While moving some backups around on my computer and external HD I ran into an issue with a series of old files. It didn't matter whether I was moving them, copying them or deleting them I always got the same error:
"The file name you specified is not valid or too long. Specify a different file name.
My first thought was to hit the command prompt and delete them from there - no luck.
After hitting Google I discovered a relatively brilliant solution. Essentially, somehow, the file structure got too big for Windows to handle so the trick is to shrink the file structure. As Mark Wilson points out you can just rename parent directories to single character names. Do this through a few levels and eventually you'll unlock access to the file.
As the file was a backup of a backup of a backup I'm not sure how it ultimately ended up with such a long filename but the solution is elegant enough.
Over the course of the day I've been beset by links, ads and now video of the site remembernovember.com - a site paid for by the Republican Governors Association. Without commenting too much on the nature of the site or the politics behind it I immediately noticed some things that a comic book / movie geek should be instantly familiar with.
First off the phrase "Remember November" immediately harkens Alan Moore's excellent series (and the Wachowski Bros. pretty decent movie) 'V for Vendetta.' If you've seen either you know that the main character is modelled after a historical figure - Guy (Guido) Fawkes, who set out on November 5th 1605 to blow up the British House of Parliament in an attempt to unseat Protestant rule. My history is not great so please refer to the wikipedia entries for Guy Fawkes and The Gunpowder Plot for a dash of internet quality knowledge.
Through an act of parliament the day, November 5th, went on to become a holiday - Guy Fawkes Night. A common nursery rhyme related to the holiday begins "Remember remember, the 5th of November; The Gunpowder Treason and Plot ... "
As a lit student I'd have been remiss not to at least entertain the potential connection between "Remember november" and the popular rhyme.
Now, before you accuse me of reading too far into this check out the site's banner.
What's the one letter that's different from all the others? The 'V'. While I realize that the 'V' is meant to represent the voter's check mark it's certainly interesting to re-evaluate it in reference to 'V for Vendetta', the movie that most Americans may be reminded of (like I was) by "Remember November."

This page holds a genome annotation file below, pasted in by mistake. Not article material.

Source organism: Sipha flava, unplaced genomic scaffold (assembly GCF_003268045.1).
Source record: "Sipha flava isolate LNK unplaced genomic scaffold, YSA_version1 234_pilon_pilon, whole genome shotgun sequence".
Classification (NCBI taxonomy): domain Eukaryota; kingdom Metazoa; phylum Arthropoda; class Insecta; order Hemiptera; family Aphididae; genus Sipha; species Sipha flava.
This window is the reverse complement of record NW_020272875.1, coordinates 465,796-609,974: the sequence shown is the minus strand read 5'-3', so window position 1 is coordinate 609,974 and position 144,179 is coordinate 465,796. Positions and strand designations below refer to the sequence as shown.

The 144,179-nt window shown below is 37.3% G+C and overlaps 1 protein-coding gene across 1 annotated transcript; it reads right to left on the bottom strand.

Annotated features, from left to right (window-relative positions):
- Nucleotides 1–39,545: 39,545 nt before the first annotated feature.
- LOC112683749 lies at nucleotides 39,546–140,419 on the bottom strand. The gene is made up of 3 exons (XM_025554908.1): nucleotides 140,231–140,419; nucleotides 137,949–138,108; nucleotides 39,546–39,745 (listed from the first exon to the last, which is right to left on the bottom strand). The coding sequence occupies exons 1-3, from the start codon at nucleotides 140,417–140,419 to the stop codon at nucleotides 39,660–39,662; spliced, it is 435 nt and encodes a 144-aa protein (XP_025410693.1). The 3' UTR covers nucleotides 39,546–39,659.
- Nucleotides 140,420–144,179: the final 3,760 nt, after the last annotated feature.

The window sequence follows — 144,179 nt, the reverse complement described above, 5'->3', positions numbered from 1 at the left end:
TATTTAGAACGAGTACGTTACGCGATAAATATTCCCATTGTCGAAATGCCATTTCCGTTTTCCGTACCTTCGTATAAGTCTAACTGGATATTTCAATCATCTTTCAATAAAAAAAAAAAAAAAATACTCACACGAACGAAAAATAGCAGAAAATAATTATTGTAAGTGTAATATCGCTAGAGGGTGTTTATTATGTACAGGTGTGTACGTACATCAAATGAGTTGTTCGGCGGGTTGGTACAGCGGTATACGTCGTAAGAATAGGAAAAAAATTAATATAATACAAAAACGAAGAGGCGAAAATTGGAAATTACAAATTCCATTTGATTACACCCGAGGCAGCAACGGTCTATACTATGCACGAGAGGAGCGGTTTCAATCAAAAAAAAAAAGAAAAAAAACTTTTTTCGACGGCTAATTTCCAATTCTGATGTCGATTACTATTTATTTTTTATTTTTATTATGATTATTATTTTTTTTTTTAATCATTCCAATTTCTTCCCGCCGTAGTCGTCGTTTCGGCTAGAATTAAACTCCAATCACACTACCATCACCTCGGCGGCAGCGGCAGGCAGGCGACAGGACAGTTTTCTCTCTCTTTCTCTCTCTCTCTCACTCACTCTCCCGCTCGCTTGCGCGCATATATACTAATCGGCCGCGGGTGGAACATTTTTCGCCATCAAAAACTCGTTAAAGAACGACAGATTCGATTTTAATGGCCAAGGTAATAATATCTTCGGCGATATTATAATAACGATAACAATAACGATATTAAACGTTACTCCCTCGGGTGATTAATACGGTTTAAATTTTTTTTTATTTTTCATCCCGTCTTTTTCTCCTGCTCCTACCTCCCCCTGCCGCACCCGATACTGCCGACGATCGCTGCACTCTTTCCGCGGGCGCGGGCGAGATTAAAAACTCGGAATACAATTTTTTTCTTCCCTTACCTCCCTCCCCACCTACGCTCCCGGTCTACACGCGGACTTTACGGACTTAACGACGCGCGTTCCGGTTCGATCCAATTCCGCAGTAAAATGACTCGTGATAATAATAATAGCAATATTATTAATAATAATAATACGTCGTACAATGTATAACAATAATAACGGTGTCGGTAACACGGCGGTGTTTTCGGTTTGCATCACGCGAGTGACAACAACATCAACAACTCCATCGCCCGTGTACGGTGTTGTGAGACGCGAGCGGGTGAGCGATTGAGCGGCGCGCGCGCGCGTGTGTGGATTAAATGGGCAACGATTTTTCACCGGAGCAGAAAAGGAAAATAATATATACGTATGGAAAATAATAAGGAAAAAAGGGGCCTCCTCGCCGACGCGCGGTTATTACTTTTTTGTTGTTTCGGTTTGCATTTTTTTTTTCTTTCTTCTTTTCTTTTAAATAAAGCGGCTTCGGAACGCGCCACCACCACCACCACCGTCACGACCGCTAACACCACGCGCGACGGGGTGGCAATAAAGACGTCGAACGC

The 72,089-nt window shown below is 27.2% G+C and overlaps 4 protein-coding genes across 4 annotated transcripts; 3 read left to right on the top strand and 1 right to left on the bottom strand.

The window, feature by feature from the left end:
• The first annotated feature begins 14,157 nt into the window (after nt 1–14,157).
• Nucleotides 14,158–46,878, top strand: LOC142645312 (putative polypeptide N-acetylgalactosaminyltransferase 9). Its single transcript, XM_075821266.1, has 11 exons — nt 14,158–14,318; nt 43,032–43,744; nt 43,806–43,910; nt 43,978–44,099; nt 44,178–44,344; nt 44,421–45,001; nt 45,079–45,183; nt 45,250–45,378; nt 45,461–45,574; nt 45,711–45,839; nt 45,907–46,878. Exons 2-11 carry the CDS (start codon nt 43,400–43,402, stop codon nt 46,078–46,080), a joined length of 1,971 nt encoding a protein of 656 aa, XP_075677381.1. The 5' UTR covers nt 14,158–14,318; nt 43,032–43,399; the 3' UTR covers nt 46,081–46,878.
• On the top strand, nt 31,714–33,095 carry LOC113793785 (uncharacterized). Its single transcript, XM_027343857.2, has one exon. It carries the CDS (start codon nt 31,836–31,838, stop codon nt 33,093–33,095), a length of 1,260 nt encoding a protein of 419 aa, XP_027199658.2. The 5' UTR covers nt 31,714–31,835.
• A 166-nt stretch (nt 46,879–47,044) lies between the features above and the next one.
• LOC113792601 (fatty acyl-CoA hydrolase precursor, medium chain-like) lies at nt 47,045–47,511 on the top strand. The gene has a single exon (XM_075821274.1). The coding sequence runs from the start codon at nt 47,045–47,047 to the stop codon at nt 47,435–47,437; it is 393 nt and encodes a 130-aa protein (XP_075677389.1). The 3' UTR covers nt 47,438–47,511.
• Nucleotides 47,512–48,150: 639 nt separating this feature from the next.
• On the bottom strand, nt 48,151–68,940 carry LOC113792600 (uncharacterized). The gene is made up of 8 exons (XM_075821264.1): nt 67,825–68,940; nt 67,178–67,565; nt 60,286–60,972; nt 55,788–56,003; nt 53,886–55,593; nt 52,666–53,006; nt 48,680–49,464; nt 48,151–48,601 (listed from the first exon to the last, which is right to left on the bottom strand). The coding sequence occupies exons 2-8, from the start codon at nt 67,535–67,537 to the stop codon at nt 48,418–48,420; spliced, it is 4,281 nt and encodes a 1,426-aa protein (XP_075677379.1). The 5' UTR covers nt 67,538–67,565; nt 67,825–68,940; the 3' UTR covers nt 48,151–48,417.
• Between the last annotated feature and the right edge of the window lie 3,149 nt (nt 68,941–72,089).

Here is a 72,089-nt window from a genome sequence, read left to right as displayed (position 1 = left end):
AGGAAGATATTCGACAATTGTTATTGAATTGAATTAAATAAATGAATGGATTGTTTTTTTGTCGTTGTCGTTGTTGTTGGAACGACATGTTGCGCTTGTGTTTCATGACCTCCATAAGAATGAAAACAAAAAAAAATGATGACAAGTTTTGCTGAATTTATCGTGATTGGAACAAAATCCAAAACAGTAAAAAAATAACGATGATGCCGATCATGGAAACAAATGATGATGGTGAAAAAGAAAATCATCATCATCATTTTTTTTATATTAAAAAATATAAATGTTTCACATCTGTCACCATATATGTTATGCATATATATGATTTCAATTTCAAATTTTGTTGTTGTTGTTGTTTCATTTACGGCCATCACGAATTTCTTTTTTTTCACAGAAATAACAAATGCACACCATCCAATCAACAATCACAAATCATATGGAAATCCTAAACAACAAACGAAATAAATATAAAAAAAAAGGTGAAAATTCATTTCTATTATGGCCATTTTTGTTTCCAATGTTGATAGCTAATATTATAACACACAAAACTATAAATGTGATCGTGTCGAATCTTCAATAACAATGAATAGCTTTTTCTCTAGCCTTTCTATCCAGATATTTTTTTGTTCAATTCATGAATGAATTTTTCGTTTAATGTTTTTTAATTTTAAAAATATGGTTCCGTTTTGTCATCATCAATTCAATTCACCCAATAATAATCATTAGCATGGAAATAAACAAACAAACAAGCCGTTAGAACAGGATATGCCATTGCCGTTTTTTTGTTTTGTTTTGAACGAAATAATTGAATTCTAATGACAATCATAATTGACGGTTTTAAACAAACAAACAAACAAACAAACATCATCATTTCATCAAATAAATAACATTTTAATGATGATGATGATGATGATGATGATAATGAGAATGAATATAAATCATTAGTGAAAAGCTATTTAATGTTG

Check out the cover of the 'V for Vendetta' Blu-Ray DVD and compare the 'V's as they appear in both. Very similar, no?
Add to these small things videos message of unseating the people in power, the ticking of the counter (masterfully similar to a clock ticking down), and the overwhelming implications in the video cuts and you start to feel the oppression and fear of tyranny that's part of Moore's dystopian future.
I'm not going to accuse the site of attempting to insight violence because I know that's not the goal. It's just interesting to see how sometimes life can imitate art and how we sometimes subconsciously pickup (or putdown) ideas that we associate with.
I'm embedding the video below because I think it's worth looking at if only for seeing another perspective. As I stated earlier I wanted to avoid politicizing this post, it just felt like looking at the site (in it's current form) and comparing it to 'V for Vendetta' seemed to fit some of the things that this site is about.
I was recently faced with the task of converting an old home movie into a series of YouTube-esque clips for use on the site Geni.com. Back when I was considering a small video game review blog I had played around with video conversion and editing but ultimately let it slip by due to lack of time. The challenge of converting these old home movies was just enough to push me back to learning the process.
After having the VHS transferred to DVD (something I realized I can probably do at home with my DVD recorder and some creative cable work) I set out on the task of finding the right clip and putting together the first video.
I'm not going to go too in-depth and instead just provide a quick walk through of the process.
The DVD transfer wasn't protected the way most commercial DVDs are so I was able to just browse through the DVD contents in Windows and select the .VOB files that make up the movie. In all there were four so I copied them to my hard drive and then set about researching the conversion process.
Because Windows Movie Maker doesn't accept the VOB files (even when renamed to MPEGs) I had to get them converted to .AVI first. This is where a quick lifehacker search and several downloads came in.
Ultimately I found Any Video Converter to be the best option for making the conversions. It's got a drag and drop interface and allows you to simply set it and forget it. After selecting the four VOB files taken from the DVD I set Any Video Converter to convert to AVI and took a little break. In my case it took about 30m per video to get the conversion done which didn't seem to bad.
For those wondering about cost Any Video Converter is offered in both a free and paid version. I'm using the free version which works just fine.
Once the video's were converted I opened up Windows Movie Maker and just went from there. Movie Maker is a pretty simple tool to use and is included in all versions of Windows. Just import your video and everything else is pretty self explanatory.